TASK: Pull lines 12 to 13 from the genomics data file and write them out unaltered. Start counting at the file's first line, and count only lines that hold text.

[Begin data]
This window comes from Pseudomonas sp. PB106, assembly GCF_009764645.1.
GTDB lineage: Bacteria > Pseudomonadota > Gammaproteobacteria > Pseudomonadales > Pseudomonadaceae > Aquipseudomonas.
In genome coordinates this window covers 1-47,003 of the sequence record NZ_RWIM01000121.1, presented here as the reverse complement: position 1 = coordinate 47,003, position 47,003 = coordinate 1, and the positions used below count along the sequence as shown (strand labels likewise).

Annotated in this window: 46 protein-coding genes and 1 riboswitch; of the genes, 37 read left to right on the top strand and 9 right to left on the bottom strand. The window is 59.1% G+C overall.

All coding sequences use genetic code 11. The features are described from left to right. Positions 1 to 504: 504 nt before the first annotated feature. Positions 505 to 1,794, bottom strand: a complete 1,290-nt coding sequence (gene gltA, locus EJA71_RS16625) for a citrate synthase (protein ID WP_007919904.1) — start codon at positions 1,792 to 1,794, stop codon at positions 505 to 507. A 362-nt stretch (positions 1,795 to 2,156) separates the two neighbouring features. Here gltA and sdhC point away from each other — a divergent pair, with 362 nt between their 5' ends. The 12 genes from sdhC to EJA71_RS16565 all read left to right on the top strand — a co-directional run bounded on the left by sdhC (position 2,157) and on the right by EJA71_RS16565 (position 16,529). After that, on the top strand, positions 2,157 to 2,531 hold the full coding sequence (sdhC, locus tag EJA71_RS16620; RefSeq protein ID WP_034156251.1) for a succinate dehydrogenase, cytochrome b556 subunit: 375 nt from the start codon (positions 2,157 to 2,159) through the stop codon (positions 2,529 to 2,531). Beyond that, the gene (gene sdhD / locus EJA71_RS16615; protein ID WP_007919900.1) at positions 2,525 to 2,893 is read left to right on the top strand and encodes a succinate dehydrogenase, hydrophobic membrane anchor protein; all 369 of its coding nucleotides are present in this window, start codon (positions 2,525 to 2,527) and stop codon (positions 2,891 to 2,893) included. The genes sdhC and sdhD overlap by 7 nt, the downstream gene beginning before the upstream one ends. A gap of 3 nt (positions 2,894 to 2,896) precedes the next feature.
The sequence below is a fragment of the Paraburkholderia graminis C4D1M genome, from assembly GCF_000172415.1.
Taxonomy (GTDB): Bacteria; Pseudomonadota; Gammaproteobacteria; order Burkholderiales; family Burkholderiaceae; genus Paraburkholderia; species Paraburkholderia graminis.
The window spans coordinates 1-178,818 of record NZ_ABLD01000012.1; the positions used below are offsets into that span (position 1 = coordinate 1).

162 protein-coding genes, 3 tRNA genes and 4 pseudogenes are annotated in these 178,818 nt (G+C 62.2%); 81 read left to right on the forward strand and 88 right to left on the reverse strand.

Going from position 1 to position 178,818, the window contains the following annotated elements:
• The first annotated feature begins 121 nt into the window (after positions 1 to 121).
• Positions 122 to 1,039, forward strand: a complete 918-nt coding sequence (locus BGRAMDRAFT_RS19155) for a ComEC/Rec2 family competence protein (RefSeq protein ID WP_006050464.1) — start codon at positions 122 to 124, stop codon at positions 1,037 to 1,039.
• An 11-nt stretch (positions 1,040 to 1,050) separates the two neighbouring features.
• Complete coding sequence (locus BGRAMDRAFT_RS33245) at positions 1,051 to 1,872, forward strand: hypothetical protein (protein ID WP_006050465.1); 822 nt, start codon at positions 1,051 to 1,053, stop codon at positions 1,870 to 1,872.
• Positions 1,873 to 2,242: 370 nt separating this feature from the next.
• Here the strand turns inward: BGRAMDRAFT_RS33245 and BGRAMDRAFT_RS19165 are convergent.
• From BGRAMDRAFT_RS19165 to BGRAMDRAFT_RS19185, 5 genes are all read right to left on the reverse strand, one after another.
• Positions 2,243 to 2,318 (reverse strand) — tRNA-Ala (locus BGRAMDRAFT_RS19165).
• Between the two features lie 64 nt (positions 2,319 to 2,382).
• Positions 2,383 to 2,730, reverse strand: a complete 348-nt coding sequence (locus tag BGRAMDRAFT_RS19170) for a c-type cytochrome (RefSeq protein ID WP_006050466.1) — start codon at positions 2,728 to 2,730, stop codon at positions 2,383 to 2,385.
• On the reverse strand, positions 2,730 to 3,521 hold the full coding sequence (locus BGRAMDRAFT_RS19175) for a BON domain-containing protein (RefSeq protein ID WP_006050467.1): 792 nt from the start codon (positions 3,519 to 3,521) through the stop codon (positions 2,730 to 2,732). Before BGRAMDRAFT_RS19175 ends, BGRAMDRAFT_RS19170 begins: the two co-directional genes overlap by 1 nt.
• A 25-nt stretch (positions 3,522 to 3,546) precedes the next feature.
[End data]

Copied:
• Positions 122 to 1,039, forward strand: a complete 918-nt coding sequence (locus BGRAMDRAFT_RS19155) for a ComEC/Rec2 family competence protein (RefSeq protein ID WP_006050464.1) — start codon at positions 122 to 124, stop codon at positions 1,037 to 1,039.
• An 11-nt stretch (positions 1,040 to 1,050) separates the two neighbouring features.